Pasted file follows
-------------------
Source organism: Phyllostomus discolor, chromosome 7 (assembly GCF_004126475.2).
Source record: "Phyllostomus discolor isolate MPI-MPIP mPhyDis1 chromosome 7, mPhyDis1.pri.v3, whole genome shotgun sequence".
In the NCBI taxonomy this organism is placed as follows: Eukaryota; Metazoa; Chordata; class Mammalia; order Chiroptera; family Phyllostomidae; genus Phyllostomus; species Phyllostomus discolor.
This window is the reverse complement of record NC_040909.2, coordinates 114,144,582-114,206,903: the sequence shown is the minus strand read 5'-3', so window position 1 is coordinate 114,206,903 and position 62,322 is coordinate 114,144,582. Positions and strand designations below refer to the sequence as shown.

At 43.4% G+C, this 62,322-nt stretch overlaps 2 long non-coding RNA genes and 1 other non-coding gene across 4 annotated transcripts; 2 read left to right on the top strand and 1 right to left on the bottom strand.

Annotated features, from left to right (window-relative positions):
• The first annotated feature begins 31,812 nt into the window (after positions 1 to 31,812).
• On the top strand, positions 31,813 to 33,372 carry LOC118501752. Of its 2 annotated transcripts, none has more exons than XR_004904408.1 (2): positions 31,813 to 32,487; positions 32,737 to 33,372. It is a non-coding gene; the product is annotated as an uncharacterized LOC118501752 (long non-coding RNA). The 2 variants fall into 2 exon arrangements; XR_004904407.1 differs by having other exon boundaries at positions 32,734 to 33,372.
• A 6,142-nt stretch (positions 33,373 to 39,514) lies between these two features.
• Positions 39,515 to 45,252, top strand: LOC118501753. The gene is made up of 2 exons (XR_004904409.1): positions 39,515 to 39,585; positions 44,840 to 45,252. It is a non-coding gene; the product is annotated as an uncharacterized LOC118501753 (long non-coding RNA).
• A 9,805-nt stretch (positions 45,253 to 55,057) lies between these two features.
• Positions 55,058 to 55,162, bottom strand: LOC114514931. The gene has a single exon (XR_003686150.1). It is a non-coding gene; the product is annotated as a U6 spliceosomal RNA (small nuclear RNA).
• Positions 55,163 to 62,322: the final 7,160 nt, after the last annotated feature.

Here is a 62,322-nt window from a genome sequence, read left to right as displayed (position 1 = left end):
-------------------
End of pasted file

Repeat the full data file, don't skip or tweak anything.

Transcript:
Source organism: Phyllostomus discolor, chromosome 7 (assembly GCF_004126475.2).
Source record: "Phyllostomus discolor isolate MPI-MPIP mPhyDis1 chromosome 7, mPhyDis1.pri.v3, whole genome shotgun sequence".
In the NCBI taxonomy this organism is placed as follows: Eukaryota; Metazoa; Chordata; class Mammalia; order Chiroptera; family Phyllostomidae; genus Phyllostomus; species Phyllostomus discolor.
This window is the reverse complement of record NC_040909.2, coordinates 114,144,582-114,206,903: the sequence shown is the minus strand read 5'-3', so window position 1 is coordinate 114,206,903 and position 62,322 is coordinate 114,144,582. Positions and strand designations below refer to the sequence as shown.

At 43.4% G+C, this 62,322-nt stretch overlaps 2 long non-coding RNA genes and 1 other non-coding gene across 4 annotated transcripts; 2 read left to right on the top strand and 1 right to left on the bottom strand.

Annotated features, from left to right (window-relative positions):
• The first annotated feature begins 31,812 nt into the window (after positions 1 to 31,812).
• On the top strand, positions 31,813 to 33,372 carry LOC118501752. Of its 2 annotated transcripts, none has more exons than XR_004904408.1 (2): positions 31,813 to 32,487; positions 32,737 to 33,372. It is a non-coding gene; the product is annotated as an uncharacterized LOC118501752 (long non-coding RNA). The 2 variants fall into 2 exon arrangements; XR_004904407.1 differs by having other exon boundaries at positions 32,734 to 33,372.
• A 6,142-nt stretch (positions 33,373 to 39,514) lies between these two features.
• Positions 39,515 to 45,252, top strand: LOC118501753. The gene is made up of 2 exons (XR_004904409.1): positions 39,515 to 39,585; positions 44,840 to 45,252. It is a non-coding gene; the product is annotated as an uncharacterized LOC118501753 (long non-coding RNA).
• A 9,805-nt stretch (positions 45,253 to 55,057) lies between these two features.
• Positions 55,058 to 55,162, bottom strand: LOC114514931. The gene has a single exon (XR_003686150.1). It is a non-coding gene; the product is annotated as a U6 spliceosomal RNA (small nuclear RNA).
• Positions 55,163 to 62,322: the final 7,160 nt, after the last annotated feature.

Here is a 62,322-nt window from a genome sequence, read left to right as displayed (position 1 = left end):